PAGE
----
Despite considerable effort invested in global pandemic preparedness over the last two decades, the COVID-19 pandemic has underscored the need to be better prepared to identify and respond to new pandemic and epidemic threats. Several high-level panels and commissions have recommended improvements to the global public health architecture, while both the G7 and the G20 have pandemic preparedness high on their agendas. A major challenge at both the global and country levels is how to build stronger and smarter surveillance, especially for rapid detection of unknown pathogens, coupled with effective decision-making and response capabilities. A fundamental reality is that stronger pandemic and epidemic intelligence requires that all countries are better prepared and able to collaborate with each other effectively. For this, structural aspects are important such as international legal frameworks, financing mechanisms, improved multi-sectoral collaboration, and the strengthening of existing global public health organizations, including the World Health Organization.
Digital Transformation for Health
The digital transformation of health is progressing with great speed. Today digital technologies represent an essential component on the path to health literacy, sustainable health systems and universal health coverage. Fundamental changes are currently taking place in healthcare with regard to the way medical care is delivered and information is procured and disseminated. Digital Health First strategies are being developed rapidly as many large tech companies enter the health arena. The role of the major tech platforms in relation to reliable health information has been prominent during the COVID-19 pandemic and infodemics have become a major threat to health. These developments have led to new forms of cooperation between international organizations and the tech industry at the global level. However, in many countries, significant investments in both health and digital infrastructure are needed and the regulatory environment is weak. There is concern about data extraction and loss of digital sovereignty. Countries need robust digital health strategies that integrate leadership, financial, organizational, human and technological resources as well as support to address the major impediments they face.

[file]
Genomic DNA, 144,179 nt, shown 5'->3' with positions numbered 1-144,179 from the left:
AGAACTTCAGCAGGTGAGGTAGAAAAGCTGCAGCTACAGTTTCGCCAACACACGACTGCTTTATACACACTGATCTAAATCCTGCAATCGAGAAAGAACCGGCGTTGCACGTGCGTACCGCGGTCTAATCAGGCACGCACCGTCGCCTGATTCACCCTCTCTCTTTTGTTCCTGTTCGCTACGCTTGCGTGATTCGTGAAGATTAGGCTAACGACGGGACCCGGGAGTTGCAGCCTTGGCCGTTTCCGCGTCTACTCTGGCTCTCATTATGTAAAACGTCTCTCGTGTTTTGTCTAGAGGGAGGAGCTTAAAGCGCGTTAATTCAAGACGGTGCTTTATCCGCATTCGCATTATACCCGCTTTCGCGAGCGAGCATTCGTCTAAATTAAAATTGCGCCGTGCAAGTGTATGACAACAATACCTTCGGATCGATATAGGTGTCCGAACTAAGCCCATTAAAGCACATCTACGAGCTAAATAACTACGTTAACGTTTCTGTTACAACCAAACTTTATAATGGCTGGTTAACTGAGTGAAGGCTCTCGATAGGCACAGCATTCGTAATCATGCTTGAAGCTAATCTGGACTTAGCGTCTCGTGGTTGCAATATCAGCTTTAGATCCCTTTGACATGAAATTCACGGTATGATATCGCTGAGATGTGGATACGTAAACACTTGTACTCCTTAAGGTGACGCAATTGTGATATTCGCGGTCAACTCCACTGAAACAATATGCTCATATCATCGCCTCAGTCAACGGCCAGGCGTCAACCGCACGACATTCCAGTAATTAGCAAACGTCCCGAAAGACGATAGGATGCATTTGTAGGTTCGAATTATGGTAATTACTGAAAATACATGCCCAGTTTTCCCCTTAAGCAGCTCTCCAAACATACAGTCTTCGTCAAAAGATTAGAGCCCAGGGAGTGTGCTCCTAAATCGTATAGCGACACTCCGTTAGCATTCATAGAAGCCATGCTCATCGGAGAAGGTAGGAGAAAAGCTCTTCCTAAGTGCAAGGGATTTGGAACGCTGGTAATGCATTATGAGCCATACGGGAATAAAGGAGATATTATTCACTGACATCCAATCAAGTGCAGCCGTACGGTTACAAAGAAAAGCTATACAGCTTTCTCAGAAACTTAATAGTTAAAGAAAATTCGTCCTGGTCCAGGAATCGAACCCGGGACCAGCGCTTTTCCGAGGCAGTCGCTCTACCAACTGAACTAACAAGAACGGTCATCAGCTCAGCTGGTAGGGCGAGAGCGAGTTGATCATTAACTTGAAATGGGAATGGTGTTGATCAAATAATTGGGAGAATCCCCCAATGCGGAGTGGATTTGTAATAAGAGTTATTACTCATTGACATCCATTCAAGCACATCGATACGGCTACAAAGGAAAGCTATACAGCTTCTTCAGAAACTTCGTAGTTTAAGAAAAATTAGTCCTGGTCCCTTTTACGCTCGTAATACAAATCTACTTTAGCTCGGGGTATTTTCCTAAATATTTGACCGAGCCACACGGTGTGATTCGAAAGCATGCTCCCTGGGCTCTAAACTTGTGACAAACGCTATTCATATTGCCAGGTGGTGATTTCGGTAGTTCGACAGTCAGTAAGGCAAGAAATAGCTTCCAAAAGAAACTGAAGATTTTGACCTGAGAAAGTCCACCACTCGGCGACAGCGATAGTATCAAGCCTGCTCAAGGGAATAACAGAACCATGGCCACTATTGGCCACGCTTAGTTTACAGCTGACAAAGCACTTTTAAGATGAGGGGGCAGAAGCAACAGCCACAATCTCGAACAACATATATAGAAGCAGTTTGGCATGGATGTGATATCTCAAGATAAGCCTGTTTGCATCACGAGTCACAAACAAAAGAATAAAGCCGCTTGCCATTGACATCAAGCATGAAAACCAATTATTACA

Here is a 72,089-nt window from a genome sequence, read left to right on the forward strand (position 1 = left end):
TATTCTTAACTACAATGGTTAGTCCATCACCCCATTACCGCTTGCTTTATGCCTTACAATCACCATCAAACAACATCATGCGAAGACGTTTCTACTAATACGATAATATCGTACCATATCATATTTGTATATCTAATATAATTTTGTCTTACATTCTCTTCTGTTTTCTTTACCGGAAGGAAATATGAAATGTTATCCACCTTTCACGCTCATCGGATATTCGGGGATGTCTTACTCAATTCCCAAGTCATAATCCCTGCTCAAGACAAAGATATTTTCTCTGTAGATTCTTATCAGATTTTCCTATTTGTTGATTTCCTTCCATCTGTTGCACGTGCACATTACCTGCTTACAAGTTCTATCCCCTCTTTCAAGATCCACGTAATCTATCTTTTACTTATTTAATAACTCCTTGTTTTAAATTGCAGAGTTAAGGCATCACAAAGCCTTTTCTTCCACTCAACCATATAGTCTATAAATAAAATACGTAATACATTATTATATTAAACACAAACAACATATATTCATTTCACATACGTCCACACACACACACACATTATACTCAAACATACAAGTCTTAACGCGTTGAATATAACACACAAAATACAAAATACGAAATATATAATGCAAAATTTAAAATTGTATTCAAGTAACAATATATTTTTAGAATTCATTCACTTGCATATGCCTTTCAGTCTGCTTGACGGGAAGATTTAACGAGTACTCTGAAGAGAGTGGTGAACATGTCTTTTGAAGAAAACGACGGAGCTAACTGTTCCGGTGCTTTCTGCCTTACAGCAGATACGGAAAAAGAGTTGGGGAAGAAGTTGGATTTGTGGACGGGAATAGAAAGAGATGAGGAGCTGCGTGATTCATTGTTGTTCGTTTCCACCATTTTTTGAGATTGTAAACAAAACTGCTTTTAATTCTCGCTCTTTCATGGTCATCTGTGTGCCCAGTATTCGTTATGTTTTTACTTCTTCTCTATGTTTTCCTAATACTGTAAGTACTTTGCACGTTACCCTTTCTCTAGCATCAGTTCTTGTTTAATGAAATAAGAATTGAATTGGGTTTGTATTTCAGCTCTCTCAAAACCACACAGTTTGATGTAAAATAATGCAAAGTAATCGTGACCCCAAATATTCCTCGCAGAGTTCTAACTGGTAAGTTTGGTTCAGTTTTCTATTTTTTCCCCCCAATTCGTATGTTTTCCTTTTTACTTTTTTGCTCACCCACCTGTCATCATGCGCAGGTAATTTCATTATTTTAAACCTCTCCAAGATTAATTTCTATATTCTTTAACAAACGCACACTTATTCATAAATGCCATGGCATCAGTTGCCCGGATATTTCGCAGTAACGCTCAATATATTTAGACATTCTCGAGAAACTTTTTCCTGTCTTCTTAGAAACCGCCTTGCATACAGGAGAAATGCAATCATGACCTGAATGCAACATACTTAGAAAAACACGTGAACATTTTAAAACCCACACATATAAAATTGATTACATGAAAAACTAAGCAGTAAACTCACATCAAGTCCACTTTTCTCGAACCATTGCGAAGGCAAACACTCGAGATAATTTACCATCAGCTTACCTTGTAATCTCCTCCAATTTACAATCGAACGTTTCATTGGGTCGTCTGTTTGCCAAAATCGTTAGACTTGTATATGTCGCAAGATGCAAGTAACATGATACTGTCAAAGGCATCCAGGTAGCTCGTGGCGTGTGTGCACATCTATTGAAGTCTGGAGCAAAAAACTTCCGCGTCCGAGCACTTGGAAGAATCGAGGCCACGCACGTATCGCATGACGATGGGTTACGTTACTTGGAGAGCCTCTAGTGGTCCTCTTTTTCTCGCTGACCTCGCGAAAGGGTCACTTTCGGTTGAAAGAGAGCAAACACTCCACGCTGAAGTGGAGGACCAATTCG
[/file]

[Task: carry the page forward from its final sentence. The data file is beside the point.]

Food Systems and Health